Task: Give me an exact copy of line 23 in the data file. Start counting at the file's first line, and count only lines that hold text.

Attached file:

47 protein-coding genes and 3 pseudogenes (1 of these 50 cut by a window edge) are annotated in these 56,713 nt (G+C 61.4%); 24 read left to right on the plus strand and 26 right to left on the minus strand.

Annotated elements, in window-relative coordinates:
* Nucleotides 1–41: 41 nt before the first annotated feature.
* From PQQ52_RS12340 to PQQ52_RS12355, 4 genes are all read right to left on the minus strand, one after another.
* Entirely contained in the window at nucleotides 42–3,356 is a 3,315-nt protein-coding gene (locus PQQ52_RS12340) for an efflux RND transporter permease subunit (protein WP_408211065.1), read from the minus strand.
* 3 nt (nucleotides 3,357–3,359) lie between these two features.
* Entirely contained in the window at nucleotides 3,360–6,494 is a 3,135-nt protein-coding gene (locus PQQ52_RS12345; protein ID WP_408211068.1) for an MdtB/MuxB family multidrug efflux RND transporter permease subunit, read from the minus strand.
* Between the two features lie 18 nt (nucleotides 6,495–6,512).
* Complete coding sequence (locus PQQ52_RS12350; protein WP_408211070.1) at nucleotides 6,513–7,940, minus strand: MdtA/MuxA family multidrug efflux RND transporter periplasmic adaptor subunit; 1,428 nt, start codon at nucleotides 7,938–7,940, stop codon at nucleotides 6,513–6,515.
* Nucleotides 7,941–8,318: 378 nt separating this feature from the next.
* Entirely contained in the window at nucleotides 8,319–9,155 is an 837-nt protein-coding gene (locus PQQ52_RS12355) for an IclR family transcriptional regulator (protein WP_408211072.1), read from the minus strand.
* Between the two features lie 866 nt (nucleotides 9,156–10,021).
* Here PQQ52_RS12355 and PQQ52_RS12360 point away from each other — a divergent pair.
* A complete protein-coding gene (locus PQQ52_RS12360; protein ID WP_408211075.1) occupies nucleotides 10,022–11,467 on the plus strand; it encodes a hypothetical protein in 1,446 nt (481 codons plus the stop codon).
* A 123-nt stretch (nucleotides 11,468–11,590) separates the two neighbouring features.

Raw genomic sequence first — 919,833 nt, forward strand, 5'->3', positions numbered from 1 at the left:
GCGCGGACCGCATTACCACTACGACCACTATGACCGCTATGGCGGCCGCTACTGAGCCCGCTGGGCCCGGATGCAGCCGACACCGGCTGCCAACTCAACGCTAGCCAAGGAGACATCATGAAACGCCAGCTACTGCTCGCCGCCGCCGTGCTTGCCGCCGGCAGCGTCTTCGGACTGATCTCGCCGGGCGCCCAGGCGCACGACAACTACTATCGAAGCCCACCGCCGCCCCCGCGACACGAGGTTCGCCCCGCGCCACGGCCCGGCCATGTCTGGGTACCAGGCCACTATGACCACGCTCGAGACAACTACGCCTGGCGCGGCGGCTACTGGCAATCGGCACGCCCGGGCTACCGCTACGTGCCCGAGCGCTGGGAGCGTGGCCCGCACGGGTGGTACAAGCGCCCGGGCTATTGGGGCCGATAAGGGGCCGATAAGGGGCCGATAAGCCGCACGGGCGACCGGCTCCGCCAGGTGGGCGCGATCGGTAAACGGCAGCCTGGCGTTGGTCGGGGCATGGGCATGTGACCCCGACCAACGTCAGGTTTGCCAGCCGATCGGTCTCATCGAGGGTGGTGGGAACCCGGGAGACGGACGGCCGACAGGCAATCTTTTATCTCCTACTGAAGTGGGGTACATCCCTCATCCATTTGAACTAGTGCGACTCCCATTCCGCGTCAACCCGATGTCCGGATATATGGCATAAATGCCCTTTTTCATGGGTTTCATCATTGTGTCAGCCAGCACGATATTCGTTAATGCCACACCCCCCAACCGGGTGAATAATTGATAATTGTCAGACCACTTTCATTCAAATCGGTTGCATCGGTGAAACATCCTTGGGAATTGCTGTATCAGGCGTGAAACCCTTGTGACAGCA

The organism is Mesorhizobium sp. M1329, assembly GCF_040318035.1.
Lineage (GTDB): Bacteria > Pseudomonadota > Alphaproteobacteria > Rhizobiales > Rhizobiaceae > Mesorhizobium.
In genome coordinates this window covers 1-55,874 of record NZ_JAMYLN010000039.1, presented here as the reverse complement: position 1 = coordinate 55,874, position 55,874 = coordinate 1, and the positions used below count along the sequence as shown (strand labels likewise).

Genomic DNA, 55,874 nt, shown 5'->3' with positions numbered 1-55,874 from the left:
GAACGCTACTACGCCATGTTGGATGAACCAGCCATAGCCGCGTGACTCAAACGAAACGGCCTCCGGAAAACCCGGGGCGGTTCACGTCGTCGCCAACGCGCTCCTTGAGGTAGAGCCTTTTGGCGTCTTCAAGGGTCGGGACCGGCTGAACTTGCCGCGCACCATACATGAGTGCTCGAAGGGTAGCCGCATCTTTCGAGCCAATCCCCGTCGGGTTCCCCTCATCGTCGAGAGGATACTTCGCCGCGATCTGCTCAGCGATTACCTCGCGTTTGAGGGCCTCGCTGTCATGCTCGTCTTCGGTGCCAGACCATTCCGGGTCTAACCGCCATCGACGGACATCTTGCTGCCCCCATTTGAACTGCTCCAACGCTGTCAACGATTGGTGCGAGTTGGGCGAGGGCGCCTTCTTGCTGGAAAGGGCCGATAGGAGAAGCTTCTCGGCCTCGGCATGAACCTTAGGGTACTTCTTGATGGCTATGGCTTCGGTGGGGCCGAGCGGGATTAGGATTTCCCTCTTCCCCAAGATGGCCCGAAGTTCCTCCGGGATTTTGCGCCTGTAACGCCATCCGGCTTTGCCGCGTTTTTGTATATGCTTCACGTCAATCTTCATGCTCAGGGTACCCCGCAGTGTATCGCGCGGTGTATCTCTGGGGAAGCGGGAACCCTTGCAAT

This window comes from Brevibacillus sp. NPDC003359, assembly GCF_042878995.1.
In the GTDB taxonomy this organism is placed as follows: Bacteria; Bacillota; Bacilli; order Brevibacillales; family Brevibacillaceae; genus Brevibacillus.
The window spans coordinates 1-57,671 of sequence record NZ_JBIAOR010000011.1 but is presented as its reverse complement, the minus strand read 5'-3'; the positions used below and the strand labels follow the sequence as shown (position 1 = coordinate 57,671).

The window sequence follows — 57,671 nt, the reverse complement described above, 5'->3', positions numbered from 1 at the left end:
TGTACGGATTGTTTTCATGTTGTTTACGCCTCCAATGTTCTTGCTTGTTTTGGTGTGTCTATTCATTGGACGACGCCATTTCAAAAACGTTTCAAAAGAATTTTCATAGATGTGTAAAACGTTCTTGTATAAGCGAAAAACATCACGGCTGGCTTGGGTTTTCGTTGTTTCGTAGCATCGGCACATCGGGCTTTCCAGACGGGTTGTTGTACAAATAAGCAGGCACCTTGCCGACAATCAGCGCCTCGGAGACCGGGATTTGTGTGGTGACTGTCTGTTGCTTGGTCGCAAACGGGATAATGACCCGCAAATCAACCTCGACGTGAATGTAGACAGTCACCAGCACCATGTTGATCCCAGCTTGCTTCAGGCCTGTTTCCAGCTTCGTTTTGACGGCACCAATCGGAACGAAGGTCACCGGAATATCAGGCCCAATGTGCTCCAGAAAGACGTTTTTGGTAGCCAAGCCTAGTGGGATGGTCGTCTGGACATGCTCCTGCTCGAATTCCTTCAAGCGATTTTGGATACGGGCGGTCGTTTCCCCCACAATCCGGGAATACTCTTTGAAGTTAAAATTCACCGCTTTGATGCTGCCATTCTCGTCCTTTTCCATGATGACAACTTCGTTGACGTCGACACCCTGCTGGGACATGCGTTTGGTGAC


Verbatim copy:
This window comes from Brevibacillus sp. NPDC003359, assembly GCF_042878995.1.